Not a post about my Scandinavia trip this time. I’ve slowed down a bit with my trip report because of various reasons I will not blog about (yet). I hope to finish the next few sections (Jotunheimen, Breheimen and Dovrefjell) during the holidays. No, in this post I will look ahead on some spectacular stuff awaiting us in 2013. Two great comets are currently racing into the solar system, and they could put on a spectacular show. This is not an astronomy blog, but still I would like to inform you about these extraordinary events so you can plan your mountain trips next year accordingly. Certainly for photographers this could be a once (or twice) in a lifetime opportunity.
The first comet to watch is named C/2011 L4 (Pan-STARRS). It was discovered in june 2011 with the 1.8m telescope atop of Mount Haleakala as a part of the Pan-STARRS program, which goal is to photograph the entire sky several times a month in search of Earth-approaching comets and asteroids that could pose a danger to our planet. Pan-STARRS will have a 44 million kilometer approach to the sun at perihelion on march 9, 2013. This should be close enough to vaporize cometary ice, resulting in a bright tail. Viewing conditions will be optimal for the northern hemisphere. The comet will race north after the perihelion and become visible low in the western sky immediately after sunset a few days later. Current estimates are that it could become a magnitude 0 to -3 object; or about as bright as the brightest stars and more or less the same as Comet Hale-Bopp in 1997. Pan-STARRS will gradually faint while it moves away from the sun in late march; although it will be higher and higher in the evening sky. I would pick march 11-18 as the best week to go into the mountains and watch the comet. You should pick a location with open view on the western sky. The tail could be short at first, but gradually become longer and brighter as the comet moves away from the sun later during the week. On march 12 and 13 the comet will be very close to the crescent moon, could be a wonderful sight. Some destinations I am thinking of? Looks perfect for winter trips in the (pre-)Alps, the Cordillera Cantabrica or Scandinavia (although the latter obviously has lower chances in terms of clear skies).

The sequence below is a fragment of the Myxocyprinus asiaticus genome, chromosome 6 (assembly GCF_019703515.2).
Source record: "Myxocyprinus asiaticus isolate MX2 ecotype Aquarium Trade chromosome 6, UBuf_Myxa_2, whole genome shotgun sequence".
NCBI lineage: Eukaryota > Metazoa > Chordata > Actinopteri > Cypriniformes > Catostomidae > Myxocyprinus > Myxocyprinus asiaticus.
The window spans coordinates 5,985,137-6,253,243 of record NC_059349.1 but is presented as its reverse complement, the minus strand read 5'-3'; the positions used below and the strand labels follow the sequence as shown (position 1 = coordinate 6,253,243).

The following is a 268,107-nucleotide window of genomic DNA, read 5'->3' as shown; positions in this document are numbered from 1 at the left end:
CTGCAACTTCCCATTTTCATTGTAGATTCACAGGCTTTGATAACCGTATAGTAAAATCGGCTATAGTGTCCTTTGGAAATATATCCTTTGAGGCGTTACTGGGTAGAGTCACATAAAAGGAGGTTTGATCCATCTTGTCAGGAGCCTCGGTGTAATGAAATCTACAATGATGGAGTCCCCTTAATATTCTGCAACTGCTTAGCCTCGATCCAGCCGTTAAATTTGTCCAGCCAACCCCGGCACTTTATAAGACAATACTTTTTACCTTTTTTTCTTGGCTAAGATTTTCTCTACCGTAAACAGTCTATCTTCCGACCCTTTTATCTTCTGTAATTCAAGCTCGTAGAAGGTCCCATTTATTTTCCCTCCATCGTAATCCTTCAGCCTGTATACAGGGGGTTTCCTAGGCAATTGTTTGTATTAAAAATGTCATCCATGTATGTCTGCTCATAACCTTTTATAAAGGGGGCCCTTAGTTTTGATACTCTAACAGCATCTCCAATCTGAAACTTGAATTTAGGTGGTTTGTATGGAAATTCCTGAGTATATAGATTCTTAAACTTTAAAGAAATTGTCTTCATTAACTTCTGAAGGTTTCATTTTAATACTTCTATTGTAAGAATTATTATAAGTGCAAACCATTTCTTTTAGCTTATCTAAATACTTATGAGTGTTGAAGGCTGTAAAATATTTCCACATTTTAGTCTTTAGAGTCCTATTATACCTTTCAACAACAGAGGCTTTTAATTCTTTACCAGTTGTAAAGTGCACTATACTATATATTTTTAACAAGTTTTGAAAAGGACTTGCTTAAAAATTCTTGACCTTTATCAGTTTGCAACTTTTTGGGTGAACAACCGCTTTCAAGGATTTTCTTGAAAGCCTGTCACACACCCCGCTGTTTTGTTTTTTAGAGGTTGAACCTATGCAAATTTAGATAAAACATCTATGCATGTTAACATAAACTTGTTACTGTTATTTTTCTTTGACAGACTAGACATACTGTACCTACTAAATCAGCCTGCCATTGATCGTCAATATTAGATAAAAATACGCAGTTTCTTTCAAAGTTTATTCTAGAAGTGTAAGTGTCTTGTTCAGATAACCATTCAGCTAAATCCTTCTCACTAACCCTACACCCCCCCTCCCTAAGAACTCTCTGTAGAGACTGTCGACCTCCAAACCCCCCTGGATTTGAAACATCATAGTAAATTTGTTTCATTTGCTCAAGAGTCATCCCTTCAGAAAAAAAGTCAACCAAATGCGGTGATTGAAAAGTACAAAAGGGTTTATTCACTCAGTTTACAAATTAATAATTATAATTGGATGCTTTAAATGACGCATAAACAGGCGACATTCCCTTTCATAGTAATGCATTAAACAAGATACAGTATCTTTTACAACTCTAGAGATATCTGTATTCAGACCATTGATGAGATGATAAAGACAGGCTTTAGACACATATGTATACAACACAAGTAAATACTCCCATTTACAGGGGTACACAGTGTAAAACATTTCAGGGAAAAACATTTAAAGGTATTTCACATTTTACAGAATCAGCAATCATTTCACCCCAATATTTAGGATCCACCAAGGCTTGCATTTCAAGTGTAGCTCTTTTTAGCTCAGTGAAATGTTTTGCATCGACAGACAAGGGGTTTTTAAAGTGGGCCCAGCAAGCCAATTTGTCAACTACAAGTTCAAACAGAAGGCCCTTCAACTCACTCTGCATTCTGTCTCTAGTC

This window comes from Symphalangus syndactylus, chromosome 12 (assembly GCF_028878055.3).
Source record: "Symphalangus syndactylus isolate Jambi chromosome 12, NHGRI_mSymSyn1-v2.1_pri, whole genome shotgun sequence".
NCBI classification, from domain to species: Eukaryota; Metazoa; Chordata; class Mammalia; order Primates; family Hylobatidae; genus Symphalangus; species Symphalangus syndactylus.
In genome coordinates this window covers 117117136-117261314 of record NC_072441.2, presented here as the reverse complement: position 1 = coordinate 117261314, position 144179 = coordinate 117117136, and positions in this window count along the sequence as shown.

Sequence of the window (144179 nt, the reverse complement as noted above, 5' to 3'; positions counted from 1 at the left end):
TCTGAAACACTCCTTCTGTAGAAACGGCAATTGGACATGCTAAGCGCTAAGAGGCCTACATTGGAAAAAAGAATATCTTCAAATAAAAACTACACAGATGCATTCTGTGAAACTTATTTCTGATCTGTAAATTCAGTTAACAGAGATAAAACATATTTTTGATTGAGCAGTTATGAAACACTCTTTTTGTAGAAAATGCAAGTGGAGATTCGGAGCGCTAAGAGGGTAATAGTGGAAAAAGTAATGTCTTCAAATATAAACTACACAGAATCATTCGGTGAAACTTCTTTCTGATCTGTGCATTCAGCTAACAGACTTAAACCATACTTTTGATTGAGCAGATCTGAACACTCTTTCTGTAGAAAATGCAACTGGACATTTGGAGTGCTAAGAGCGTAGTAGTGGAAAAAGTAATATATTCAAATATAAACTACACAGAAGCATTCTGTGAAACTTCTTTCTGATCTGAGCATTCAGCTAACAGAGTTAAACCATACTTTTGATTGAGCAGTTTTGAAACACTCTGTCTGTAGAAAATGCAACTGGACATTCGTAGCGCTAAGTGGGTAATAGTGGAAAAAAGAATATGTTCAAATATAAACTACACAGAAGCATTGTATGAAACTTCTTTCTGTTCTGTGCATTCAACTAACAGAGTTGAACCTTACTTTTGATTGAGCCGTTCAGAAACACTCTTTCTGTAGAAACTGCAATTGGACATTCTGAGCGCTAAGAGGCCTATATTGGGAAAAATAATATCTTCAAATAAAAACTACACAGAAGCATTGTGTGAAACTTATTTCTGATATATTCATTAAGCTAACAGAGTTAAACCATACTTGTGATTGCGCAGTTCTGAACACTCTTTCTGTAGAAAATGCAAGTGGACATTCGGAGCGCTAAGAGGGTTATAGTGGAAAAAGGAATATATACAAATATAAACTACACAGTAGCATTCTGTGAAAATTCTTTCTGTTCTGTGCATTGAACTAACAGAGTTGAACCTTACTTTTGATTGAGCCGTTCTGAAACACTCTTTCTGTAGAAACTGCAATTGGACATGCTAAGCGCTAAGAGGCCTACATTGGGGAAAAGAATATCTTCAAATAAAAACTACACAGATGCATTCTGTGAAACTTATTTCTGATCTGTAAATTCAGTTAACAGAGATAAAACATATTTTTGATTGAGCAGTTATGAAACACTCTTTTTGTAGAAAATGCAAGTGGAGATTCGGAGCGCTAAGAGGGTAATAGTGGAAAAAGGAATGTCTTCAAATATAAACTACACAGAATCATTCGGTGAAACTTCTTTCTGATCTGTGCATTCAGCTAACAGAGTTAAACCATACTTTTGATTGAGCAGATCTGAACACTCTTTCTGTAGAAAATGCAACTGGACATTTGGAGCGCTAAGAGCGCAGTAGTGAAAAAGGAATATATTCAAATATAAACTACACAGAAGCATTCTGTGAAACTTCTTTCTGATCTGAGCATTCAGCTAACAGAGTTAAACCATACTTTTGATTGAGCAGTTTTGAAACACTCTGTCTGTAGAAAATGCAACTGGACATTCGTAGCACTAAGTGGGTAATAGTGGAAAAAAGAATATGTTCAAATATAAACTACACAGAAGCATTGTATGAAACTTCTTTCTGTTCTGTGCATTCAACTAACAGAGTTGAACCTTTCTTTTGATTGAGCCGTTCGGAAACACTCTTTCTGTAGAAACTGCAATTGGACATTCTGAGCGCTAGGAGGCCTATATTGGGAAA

But Pan-STARRS is only the warming up for what could become a once-in-a-lifetime comet later in the year. C/2012 S1 ISON was discovered in september 2012 and it soon became clear that this is an exceptional, sun-grazing comet. It will approach the sun as close as 1,8 million kilometers on november 29, 2013. Again, conditions will be optimal for viewers in the northern hemisphere. During the week before the closest approach, ISON will rapidly brighten while it is visibly low in the eastern sky during dawn. On november 29, it will be visible very close to the sun – possibly even during daytime as estimates about its peak brightness range from magnitude -5 (or brighter then Venus) up to magnitude -15 (which is as bright as the full moon!). The day after, it will appear again low in the evening sky in the (south)west at sunset. The tail could become spectaculary long and bright during the first days of december, but the comet will soon start to faint rapidly – although as it moves away from the sun it will remain visible longer after sunset in a darker sky. The best period to watch will be near the perihelion on november 29 and during the first week of december. As this is the dullest period of the year in most of Europe with often difficult conditions in the mountains, one best heads south to watch this comet. I’m thinking of the mountains of southern Spain, the Morrocan Atlas or the Himalayas (although it could be hard to find accessible spots with unobscured views there).
As a final remark – comets are very unpredictible objects, and disappointments have occurred before (e.g. because of desintegration upon approach). Pan-STARRS and certainly ISON could become exceptionally bright comets and in my opinion, it could be well worth planning your holidays accordingly. But again… no guarantees.